Navy Petty Officer 2nd Class Mark Perez administers the first dose of the Moderna COVID-19 vaccine to a master laborer contractor at Naval Air Facility Atsugi, Japan, June 18, 2021.

Navy Petty Officer 2nd Class Mark Perez administers the first dose of the Moderna COVID-19 vaccine to a master laborer contractor at Naval Air Facility Atsugi, Japan, June 18, 2021. U.S. Navy / Petty Officer 3rd Class Ange Olivier Clement

Defense Business Brief: See-ya 2021! Here’s what’s on tap for 2022.

As Washington prepares to shut down for the Christmas holiday, it’s time to look back to the past year and look ahead to the next. Unfortunately, many issues that dominated this year will likely dominate at least the beginning of 2022, especially as the Omicron variant of COVID-19 spreads rapidly across the country.

The virus has wreaked havoc on the global supply chain, driving up costs and delaying weapons projects. Over the past year, some projects started recovering from 2020 COVID-related lockdowns, but the highly contagious Omicron and its rapid spread are sure to test the resiliency of U.S. manufacturing.

Another pandemic-related item: vaccine mandates. With the Biden administration’s federal contractor vaccine mandate tied up in the courts, companies including Boeing and Huntington Ingalls Industries have suspended enforcement of the quickly approaching Jan. 18 deadline.

We’re nearly one year into the Biden administration and we still don’t know much about its defense acquisition policy priorities. That’s because nearly all of the top political positions in the Pentagon’s acquisition and sustainment office are vacant and filled by acting officials. The administration has nominated Draper CEO Bill LaPlante, who served as the Air Force’s top weapons buyer during the Obama administration, to be the Pentagon’s top weapons buyer. 

It’s very much a getting-the-band-back-together moment for former Obama administration acquisition officials—Frank Kendall, Heidi Shyu, LaPlante, and Andrew Hunter—assuming the Senate confirms everyone. Kendall (former top weapons buyer) is already Air Force Secretary, Shyu (former Army acquisition executive) is undersecretary for research and development, and Hunter (former head of the Joint Rapid Acquisition Cell) has been nominated to be Air Force acquisition executive. The Senate just needs to confirm LaPlante, Hunter, and Doug Bush, who has been nominated to be the Army acquisition executive.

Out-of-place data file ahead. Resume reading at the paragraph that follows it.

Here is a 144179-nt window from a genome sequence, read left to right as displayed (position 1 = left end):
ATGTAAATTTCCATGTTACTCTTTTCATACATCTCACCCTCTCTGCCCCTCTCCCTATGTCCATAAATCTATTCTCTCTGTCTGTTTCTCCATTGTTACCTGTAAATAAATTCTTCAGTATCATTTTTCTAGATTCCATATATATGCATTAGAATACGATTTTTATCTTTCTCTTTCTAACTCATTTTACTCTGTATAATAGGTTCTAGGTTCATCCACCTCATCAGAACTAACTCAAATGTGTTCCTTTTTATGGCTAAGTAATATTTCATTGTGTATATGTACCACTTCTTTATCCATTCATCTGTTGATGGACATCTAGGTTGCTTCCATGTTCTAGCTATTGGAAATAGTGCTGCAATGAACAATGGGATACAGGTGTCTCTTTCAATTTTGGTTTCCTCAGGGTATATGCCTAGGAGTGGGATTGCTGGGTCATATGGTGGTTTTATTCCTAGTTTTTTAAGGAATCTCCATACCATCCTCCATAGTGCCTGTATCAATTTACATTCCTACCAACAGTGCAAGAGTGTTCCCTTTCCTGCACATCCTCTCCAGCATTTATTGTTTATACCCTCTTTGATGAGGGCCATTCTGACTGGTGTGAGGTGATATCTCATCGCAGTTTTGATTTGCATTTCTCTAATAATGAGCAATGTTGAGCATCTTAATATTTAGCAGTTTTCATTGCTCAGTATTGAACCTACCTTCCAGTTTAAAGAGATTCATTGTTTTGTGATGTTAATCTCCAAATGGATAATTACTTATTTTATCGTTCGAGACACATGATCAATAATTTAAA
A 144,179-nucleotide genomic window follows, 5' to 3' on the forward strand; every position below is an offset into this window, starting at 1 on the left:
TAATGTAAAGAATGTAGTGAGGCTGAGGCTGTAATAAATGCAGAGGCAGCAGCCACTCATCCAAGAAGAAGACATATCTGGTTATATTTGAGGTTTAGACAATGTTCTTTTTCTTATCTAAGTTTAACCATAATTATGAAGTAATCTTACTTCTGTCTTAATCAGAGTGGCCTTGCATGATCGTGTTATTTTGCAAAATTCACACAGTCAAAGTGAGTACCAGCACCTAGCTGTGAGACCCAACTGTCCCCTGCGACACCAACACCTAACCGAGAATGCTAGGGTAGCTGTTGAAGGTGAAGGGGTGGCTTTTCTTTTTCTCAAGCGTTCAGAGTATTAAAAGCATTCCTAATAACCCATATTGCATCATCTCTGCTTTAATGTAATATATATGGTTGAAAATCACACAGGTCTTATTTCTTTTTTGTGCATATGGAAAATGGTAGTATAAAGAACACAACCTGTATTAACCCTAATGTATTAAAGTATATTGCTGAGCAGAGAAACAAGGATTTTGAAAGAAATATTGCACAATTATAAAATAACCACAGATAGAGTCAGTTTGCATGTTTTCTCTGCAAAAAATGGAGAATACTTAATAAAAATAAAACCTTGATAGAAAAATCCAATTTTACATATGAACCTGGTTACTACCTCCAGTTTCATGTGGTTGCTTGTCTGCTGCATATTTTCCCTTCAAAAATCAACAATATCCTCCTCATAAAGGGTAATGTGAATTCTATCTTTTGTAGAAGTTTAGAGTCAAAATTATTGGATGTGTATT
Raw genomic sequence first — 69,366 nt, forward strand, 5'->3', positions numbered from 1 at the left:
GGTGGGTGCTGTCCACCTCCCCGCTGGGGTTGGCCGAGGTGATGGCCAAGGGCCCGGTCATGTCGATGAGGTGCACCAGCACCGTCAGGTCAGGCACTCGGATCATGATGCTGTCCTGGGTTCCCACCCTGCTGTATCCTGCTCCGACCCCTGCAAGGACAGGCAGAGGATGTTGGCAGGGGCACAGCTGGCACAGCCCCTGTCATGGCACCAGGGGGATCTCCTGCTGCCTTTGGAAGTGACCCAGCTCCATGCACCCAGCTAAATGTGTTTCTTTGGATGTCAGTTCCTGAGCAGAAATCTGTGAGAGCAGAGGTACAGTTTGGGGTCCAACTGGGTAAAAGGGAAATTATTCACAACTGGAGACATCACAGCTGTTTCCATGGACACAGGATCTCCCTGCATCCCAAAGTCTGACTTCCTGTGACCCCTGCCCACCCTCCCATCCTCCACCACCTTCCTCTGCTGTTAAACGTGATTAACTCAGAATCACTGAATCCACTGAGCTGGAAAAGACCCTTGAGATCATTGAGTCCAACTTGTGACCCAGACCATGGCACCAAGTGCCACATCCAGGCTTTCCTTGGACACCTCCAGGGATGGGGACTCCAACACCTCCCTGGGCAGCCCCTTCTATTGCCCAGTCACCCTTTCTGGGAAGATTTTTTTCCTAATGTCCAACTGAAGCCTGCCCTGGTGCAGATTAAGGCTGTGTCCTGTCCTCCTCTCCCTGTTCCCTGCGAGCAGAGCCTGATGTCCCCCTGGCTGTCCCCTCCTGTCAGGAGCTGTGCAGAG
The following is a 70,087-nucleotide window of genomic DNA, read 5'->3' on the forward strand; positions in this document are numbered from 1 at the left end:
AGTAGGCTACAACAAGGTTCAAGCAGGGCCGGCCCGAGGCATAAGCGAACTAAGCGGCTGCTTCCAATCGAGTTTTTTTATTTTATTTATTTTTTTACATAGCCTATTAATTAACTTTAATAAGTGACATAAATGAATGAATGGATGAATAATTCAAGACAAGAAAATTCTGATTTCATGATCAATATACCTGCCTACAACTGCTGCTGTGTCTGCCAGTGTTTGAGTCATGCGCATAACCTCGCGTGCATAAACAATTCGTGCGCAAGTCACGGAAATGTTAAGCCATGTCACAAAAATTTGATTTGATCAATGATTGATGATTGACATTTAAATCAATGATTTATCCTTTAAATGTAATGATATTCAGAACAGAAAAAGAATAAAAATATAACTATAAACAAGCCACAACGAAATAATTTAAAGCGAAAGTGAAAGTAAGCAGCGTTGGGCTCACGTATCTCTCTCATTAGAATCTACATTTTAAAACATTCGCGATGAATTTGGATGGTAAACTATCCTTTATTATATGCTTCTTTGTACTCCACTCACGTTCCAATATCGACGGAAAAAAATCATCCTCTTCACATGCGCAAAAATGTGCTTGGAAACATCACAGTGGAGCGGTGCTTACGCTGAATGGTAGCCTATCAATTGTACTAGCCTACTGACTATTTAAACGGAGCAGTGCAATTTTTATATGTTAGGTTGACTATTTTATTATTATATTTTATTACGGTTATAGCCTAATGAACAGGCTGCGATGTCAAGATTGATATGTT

Once all of these officials are in place, we’ll likely better understand the Pentagon’s perspective on mergers and acquisitions across the defense sector. It was one year ago this week when Lockheed Martin announced it would buy Aerojet Rocketdyne. The deal was supposed to close by the end of 2021, but Lockheed now says it won’t be done until the first quarter of 2022, amid an antitrust review.

Speaking of the first quarter, in February we should see the Biden administration’s first comprehensive budget proposal—one that takes into account recommendations from the Pentagon’s China-focused global posture review. Something else to keep an eye on is inflation, which is certainly on the minds of Pentagon officials.

Among the big international stories is the Australia, United Kingdom, United States pact that will lead to Australia acquiring nuclear submarines. The U.S. has certainly stepped up ties with Australia as part of its counter-China efforts, so we’ll be looking to see how those ties strengthen  in the coming year.

Lastly, both Switzerland and Finland chose the F-35 over Boeing’s F/A-18 Super Hornet and European fighter jets. The next big international competition is in Canada, where the F-35 is competing against the Saab Gripen.

We’ll explore the year ahead for weapon programs when we’re back in a few weeks. Happy holidays to you and yours. Until we meet in 2022, stay safe and healthy!

From Defense One

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